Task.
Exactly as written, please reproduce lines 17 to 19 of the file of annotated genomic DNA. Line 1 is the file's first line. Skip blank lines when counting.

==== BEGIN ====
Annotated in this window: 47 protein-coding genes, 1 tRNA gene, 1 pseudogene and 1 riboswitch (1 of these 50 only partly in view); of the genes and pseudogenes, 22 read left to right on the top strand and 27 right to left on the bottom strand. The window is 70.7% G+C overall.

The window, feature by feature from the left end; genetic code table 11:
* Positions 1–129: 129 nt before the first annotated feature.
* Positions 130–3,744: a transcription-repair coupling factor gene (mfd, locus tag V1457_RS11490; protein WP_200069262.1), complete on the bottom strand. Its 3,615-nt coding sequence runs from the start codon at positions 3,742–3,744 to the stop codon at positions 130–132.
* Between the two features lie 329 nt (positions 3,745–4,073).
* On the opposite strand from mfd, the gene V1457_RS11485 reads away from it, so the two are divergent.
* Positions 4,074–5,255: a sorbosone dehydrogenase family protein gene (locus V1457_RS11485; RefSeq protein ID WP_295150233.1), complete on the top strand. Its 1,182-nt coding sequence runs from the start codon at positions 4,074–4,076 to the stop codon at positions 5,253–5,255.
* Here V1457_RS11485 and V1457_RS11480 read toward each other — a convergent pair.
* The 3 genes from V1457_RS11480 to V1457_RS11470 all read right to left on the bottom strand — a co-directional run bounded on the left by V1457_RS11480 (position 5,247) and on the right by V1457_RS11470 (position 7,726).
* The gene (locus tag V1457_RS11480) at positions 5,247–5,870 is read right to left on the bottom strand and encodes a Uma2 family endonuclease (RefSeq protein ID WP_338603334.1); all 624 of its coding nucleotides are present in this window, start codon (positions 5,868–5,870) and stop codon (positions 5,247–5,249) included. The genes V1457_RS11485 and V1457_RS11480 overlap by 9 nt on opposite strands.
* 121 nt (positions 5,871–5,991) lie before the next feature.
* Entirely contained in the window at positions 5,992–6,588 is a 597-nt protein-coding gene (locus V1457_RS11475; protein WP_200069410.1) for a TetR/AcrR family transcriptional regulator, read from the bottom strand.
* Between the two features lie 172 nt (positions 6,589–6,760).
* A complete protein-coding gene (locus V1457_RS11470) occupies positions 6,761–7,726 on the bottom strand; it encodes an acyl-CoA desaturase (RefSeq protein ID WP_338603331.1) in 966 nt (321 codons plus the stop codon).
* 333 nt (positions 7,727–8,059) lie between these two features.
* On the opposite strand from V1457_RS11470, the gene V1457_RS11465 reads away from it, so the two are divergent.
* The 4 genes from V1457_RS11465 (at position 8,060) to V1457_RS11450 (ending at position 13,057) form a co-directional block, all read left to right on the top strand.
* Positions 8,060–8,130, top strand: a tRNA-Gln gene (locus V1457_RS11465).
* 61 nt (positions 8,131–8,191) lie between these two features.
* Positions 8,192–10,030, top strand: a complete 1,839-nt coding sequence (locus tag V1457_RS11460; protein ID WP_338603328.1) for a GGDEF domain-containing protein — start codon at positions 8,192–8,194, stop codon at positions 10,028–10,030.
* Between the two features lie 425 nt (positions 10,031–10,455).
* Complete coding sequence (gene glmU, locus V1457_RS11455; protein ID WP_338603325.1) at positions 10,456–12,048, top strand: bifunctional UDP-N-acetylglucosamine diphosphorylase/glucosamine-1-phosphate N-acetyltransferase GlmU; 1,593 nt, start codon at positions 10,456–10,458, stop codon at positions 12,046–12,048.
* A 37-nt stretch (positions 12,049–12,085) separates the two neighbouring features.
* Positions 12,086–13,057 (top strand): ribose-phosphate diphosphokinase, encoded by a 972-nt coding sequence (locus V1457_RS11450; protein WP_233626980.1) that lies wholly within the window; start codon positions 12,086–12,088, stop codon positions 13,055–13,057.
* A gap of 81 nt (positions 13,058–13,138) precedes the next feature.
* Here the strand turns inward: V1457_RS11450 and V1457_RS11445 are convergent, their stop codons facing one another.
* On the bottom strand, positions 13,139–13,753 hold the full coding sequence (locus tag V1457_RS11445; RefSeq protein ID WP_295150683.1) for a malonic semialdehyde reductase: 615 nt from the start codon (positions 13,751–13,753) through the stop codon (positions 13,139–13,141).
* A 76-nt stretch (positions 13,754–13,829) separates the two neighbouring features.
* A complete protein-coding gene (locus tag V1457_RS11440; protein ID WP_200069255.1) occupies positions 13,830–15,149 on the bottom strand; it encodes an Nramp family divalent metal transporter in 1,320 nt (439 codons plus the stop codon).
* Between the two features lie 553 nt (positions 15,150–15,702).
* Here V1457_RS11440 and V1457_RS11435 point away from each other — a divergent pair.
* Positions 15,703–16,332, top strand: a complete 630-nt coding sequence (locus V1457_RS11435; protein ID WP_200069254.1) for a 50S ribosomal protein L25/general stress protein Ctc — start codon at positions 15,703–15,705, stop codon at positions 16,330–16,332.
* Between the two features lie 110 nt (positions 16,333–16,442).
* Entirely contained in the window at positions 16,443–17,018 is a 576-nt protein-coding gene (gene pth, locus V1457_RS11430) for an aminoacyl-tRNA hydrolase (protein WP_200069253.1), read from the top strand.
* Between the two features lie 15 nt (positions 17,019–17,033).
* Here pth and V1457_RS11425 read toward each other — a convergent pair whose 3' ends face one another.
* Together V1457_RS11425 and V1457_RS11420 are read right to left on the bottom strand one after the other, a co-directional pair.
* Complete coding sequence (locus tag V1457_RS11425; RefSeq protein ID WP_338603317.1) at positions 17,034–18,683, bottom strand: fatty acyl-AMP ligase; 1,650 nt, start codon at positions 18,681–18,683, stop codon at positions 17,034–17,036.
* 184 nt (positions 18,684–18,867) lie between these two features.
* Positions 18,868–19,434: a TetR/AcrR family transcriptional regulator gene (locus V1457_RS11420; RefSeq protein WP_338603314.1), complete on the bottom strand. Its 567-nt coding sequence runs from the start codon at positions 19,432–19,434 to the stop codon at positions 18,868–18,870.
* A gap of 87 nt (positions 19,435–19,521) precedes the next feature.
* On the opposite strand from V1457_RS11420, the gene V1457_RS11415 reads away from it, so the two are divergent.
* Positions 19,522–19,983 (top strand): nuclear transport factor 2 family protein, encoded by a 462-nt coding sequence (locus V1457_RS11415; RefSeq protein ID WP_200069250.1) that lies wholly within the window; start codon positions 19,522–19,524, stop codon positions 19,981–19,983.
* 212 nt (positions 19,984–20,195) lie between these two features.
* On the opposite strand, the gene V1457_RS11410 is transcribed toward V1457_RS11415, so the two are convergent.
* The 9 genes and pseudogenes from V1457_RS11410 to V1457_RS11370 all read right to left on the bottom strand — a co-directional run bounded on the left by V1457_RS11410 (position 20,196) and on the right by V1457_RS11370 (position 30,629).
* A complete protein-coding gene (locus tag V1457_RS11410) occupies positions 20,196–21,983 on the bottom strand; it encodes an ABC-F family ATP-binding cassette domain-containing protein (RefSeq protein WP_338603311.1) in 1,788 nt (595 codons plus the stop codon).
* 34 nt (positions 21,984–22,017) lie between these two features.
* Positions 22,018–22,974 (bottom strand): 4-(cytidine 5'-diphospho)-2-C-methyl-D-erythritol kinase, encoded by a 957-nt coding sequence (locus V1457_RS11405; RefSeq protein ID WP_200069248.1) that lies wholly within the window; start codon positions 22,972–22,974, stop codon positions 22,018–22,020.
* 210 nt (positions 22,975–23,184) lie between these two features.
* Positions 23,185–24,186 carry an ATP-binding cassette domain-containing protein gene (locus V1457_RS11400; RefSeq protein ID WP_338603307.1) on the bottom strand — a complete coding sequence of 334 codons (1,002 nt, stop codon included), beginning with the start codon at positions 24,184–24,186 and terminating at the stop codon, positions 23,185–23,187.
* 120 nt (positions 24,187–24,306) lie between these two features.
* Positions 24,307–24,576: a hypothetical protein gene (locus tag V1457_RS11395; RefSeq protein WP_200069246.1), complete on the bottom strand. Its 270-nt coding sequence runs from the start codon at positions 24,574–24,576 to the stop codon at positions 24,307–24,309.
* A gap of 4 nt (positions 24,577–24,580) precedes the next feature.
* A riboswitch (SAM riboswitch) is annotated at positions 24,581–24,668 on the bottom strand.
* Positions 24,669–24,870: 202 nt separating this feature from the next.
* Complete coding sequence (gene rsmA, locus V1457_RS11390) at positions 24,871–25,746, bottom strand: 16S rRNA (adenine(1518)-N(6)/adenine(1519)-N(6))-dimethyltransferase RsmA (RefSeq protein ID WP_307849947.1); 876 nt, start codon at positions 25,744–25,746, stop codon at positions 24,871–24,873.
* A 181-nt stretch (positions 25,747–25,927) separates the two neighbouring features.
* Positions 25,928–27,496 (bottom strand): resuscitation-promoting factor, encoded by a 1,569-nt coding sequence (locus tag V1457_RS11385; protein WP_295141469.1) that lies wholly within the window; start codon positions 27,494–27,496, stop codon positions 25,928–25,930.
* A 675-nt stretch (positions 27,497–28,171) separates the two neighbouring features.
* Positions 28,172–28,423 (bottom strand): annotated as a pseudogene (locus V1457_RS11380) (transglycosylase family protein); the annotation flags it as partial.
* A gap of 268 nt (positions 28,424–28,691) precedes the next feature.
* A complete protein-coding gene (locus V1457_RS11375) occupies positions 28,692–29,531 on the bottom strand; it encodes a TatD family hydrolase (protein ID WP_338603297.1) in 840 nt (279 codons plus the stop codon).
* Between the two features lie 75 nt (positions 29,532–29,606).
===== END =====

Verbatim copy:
* The 4 genes from V1457_RS11465 (at position 8,060) to V1457_RS11450 (ending at position 13,057) form a co-directional block, all read left to right on the top strand.
* Positions 8,060–8,130, top strand: a tRNA-Gln gene (locus V1457_RS11465).
* 61 nt (positions 8,131–8,191) lie between these two features.